PressTV: Iran deal: Nuclear text and subtext . . . of all the recent articles on this subject, we have here some excellent analysis! ~J

EU foreign policy chief, Catherine Ashton (3rd L), delivers a statement during a ceremony marking the deal between Iran and the six world powers in Geneva, Switzerland, on November 24, 2013.EU foreign policy chief, Catherine Ashton (3rd L), delivers a statement during a ceremony marking the deal between Iran and the six world powers in Geneva, Switzerland, on November 24, 2013.

Thu Dec 5, 2013 5:50PM GMT

Amir Dabiri Mehr

Despite the fact that nearly two weeks have elapsed since a historic nuclear deal was sealed between Iran and six world powers, there are still some who are incapable of grasping the significant dimensions of the deal.

In a major twist and turn, this group prefers to analyze the subtext rather than the text of the agreement. In other words, margins are more preferable to them than the body.

An outstanding feature of international accords clinched based on a win-win approach is that both parties feel victorious and therefore either party may imagine that the other one has been defeated. But the fact is that in a win-win game, both parties give grounds on what is insignificant for them and in return receive concessions on important issues. In this article, we review Iran’s nuclear deal with the six world powers – the United States, France, Britain, Russia, China, and Germany – from a win-win perspective.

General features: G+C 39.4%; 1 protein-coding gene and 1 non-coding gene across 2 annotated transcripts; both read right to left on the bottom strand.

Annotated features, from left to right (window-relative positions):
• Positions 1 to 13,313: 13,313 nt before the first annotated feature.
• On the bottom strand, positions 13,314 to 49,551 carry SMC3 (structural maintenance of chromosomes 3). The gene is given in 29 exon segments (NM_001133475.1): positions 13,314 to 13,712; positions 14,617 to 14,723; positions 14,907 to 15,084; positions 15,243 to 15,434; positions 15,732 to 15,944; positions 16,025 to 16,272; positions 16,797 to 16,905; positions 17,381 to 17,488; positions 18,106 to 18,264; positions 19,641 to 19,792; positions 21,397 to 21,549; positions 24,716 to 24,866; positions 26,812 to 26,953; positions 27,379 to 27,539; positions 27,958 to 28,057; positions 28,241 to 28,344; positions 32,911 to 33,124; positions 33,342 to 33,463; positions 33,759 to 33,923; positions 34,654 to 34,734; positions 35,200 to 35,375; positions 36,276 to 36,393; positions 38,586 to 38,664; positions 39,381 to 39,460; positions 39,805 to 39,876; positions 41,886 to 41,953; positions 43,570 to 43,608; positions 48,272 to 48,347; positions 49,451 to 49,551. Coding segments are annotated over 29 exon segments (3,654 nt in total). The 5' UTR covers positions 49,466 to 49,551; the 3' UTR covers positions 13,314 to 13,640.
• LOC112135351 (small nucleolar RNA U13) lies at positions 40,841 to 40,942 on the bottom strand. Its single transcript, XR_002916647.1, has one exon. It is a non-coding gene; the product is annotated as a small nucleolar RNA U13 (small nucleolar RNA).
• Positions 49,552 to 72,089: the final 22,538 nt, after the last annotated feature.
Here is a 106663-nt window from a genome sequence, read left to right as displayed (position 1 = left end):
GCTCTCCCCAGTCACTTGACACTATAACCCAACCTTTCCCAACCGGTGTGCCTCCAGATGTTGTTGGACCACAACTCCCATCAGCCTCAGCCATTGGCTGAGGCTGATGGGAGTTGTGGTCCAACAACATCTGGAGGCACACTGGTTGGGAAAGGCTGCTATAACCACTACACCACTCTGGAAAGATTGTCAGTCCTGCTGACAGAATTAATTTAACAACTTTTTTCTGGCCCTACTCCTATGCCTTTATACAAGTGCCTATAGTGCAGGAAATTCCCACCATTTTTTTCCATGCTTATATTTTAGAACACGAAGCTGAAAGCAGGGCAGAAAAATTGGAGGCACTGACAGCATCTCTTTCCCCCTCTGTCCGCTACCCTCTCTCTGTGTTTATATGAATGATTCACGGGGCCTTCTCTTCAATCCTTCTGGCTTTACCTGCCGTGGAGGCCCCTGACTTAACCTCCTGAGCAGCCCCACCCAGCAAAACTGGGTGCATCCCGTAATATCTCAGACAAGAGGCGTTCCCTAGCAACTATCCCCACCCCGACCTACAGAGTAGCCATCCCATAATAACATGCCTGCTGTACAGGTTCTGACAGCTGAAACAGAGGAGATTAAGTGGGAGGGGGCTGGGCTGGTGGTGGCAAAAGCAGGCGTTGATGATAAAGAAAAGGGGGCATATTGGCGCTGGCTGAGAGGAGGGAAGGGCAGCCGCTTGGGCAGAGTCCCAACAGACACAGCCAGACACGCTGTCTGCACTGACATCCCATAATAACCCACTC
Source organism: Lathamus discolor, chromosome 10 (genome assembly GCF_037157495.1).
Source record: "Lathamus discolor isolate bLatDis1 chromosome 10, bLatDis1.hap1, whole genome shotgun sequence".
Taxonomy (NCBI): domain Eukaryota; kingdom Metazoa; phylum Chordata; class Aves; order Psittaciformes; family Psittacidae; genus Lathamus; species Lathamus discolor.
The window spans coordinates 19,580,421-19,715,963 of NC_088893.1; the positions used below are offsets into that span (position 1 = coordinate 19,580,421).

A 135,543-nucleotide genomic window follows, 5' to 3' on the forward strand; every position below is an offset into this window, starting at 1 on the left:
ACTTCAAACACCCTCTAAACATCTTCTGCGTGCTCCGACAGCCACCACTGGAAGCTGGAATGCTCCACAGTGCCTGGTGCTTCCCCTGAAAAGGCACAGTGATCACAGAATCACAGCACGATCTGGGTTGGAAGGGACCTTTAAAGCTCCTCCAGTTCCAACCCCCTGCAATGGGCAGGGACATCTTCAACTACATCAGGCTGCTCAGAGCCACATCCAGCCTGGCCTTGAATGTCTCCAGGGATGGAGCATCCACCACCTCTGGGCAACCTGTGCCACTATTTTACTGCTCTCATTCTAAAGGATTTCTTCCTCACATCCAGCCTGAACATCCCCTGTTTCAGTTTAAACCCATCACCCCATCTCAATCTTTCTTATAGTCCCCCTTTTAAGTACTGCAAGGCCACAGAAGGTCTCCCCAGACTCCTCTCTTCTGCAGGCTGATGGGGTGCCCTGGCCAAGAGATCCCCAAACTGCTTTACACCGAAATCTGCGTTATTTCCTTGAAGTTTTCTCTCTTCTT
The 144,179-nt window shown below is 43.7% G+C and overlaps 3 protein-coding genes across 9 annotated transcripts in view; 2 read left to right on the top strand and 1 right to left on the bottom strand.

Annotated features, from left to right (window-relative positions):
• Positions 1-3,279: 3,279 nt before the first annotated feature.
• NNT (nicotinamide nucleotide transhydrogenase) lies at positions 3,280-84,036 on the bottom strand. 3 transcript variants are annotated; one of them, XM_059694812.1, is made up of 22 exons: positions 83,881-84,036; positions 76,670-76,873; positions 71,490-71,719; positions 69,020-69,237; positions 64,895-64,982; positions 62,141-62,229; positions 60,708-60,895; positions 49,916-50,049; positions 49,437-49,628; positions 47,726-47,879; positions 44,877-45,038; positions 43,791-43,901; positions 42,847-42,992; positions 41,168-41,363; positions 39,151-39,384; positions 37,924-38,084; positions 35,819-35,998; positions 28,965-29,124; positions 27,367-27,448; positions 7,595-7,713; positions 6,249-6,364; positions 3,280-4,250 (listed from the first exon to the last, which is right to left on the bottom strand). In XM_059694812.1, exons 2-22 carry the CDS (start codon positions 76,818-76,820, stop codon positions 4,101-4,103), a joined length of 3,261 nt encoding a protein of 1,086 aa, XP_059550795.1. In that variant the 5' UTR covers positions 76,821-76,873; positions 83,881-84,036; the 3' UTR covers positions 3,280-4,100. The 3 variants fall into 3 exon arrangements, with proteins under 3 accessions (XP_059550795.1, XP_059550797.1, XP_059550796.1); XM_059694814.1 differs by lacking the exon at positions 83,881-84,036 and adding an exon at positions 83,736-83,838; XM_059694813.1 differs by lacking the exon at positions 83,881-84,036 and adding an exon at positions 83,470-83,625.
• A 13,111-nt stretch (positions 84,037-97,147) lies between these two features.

Iran’s agreement with the world powers on November 24 is a four-page text which has kept supporters and opponents busy. But for the Islamic Republic of Iran, the subtext is much more important than the legal and technical text. Similarly, the Sextet attaches greater significance to the text than the subtext and it claims victory.

To further clarify this issue, we explain what we mean by text and subtext.

1. Text: The text of the agreement says both parties will strive for six months to build mutual confidence. The important thing for the Sextet, specifically the US, is to win serious guarantees about non-diversion in Iran’s nuclear activities to military use. They consider guarantees on this issue as a concession from Iran. But for the Islamic Republic of Iran, which has made clear on many occasions that it only seeks to develop peaceful nuclear energy without any intention to acquire atomic bomb, offering such guarantees would be easy and would not be considered as any strategic concession. To that effect, Iran and the International Atomic Energy Agency – as a reference and legal organ – have had good cooperation. Therefore, those who are worried about any blow to Iran’s peaceful nuclear program after this accord takes effect are mistaken because, for example, Iran has never needed to enrich uranium to 20 percent purity, but by mastering this technology, Iran has shown off its scientific breakthrough and boosted its bargaining power in nuclear talks. Now, Iran can scale back its enrichment to five percent before increasing it if need be.